Friday, 28 January 2011
More than 800 new jobs and $80 Million Investment
Premier Kristina Keneally today announced the NSW Government has helped to secure work on eight major film and television productions for the State – including production of Walking with Dinosaurs 3D and the 3D conversion of Harry Potter and the Deathly Hallows Part 2 – creating more than 800 new jobs and an $80 million investment in NSW.
“This is great news. It means 800 jobs for actors, visual effect specialists, writers, technicians and carpenters in the film industry,” Ms Keneally said.
Production work secured with the support of the NSW Government includes:
• Walking with Dinosaurs 3D – the $65 million 3D feature film based on the BBC series Walking with Dinosaurs will support local 140 jobs with some location filming in NSW;
• Harry Potter and the Deathly Hallows Part 2 (Harry Potter 7) – Animal Logic will undertake 3D conversion work for the highly anticipated film, employing up to 75 people;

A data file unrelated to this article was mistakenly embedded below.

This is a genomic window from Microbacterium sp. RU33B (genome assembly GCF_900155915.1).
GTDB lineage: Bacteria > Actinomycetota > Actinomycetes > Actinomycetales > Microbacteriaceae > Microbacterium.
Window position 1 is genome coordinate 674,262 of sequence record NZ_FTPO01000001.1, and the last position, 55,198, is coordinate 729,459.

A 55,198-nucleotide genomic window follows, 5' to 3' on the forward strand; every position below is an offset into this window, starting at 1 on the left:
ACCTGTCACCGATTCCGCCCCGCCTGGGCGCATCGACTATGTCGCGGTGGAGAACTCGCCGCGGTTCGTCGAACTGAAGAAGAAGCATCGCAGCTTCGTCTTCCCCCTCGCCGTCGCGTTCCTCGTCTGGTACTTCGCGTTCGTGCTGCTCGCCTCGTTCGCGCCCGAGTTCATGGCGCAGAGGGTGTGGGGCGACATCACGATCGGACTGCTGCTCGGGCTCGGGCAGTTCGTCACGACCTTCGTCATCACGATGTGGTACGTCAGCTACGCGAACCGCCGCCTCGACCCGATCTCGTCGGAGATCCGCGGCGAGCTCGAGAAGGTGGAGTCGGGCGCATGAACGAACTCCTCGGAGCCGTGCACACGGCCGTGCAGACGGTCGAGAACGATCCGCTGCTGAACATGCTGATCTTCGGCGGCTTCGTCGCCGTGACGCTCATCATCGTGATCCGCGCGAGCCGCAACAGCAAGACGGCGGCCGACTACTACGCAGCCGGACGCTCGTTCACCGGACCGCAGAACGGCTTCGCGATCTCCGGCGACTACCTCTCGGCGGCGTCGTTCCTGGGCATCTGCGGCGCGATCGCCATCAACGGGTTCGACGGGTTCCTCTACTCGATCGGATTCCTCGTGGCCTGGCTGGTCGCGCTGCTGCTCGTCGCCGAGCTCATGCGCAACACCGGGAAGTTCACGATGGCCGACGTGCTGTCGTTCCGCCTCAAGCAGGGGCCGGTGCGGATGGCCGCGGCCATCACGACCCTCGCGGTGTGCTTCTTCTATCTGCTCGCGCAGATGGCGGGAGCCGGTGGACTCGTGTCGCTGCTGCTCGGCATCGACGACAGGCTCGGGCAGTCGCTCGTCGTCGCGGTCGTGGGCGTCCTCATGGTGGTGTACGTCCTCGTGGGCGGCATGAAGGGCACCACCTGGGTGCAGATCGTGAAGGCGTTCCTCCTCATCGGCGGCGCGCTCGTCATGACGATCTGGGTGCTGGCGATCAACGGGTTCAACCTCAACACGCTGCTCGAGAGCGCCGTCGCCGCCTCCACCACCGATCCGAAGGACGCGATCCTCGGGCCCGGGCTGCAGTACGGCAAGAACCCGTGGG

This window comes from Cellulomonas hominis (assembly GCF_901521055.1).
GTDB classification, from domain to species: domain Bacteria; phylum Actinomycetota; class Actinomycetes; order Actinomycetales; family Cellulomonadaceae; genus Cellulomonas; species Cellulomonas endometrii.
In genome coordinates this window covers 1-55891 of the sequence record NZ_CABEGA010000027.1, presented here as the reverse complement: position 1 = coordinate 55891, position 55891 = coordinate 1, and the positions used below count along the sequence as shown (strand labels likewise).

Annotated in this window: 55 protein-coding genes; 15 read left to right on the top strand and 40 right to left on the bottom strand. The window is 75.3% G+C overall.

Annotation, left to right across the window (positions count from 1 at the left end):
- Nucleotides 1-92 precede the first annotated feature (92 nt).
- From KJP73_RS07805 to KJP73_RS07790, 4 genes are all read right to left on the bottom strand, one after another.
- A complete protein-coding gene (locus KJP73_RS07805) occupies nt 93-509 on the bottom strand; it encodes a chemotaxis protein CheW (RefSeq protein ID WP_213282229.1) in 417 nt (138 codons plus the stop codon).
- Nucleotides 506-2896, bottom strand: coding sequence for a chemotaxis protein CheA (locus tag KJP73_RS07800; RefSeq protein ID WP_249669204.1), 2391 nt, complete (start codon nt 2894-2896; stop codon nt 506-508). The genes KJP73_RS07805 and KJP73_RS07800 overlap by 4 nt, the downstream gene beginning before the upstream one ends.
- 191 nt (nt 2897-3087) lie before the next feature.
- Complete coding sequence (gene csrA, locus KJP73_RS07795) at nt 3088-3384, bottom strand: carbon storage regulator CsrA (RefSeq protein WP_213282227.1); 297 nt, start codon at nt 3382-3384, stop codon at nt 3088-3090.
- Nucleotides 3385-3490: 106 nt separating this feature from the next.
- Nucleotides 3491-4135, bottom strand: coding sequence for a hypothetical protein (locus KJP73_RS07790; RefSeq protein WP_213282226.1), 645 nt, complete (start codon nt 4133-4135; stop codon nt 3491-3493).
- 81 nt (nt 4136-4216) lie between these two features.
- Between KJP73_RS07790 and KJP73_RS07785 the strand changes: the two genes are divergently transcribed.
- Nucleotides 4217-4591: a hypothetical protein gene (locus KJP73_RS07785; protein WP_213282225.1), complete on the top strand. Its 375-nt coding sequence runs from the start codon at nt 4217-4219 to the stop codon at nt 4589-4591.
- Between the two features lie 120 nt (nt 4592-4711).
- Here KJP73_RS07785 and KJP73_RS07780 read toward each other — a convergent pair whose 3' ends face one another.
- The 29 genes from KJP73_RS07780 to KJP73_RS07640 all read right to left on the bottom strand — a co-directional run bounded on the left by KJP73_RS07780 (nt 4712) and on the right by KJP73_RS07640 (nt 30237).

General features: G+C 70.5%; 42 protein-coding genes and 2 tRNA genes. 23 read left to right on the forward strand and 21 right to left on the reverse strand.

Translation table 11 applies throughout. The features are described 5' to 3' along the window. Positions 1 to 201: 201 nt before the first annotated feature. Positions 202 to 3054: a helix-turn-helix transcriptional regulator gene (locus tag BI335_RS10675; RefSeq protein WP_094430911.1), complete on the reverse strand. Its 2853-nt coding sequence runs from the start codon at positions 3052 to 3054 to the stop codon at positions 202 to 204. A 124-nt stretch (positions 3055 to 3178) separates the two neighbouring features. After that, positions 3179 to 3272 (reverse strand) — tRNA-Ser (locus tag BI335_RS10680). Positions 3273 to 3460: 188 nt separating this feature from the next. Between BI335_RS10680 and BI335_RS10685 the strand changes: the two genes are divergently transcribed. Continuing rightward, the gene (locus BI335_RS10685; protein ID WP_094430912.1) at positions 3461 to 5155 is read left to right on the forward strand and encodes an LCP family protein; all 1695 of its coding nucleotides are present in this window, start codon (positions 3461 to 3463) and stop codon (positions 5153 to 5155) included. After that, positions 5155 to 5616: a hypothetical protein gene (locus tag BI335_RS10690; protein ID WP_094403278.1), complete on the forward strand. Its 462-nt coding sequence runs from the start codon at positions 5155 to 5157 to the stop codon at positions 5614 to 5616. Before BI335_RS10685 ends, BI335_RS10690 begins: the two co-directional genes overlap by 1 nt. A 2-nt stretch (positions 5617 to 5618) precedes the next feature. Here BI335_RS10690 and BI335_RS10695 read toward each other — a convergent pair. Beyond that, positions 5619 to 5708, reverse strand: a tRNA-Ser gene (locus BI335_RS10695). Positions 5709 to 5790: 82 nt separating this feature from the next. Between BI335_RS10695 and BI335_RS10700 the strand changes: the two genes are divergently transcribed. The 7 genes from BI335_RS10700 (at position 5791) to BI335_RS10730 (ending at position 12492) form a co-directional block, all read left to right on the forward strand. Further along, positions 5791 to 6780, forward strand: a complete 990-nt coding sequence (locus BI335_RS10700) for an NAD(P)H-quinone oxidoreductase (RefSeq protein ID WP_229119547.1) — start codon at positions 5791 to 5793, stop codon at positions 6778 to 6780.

• Prometheus – Sydney company Fuel VFX will provide some visual effects for the 3D film “Prometheus”, to be directed and produced by Ridley Scott, employing over 40 visual effects specialists.
• Home – Animal Logic will also produce a ground breaking photoreal 3D animation & VFX for a theatrical short feature as a pilot for a large budget digital animation, employing 40 people;
• Thor and Captain America: The First Avenger – NSW incentives recently helped secure work for Fuel VFX on the two Marvel films, supporting 35 jobs with work currently underway;
• Razor (Underbelly IV) – the new 13 part series will employ more than 120 cast, 65 crew and 800 extras; and
• Crownies (working title) – The 22 part ABC series will be filmed in Sydney, employing approximately 200 cast, 125 crew and 1800 extras.
The eight productions have received incentives from the NSW Government’s $20 million Film Fund and the Industries Assistance Fund.
“These programs attract and provide support for productions in NSW, with the NSW Government’s $20 million Film Fund for international production also including incentives to counter Australia’s rising exchange rate,” Ms Keneally said.
NSW’s film-friendly protocols also help remove obstacles for filmmakers, allowing them to easily and cost effectively access parks, heritage buildings and public land as locations for filming.
Minister for the Arts, Virginia Judge said the productions would be a real boost for the creative industries in NSW.
“As well as jobs and investment, work on these new projects will bring prestige and international recognition to our film and digital effects industry,” Ms Judge said.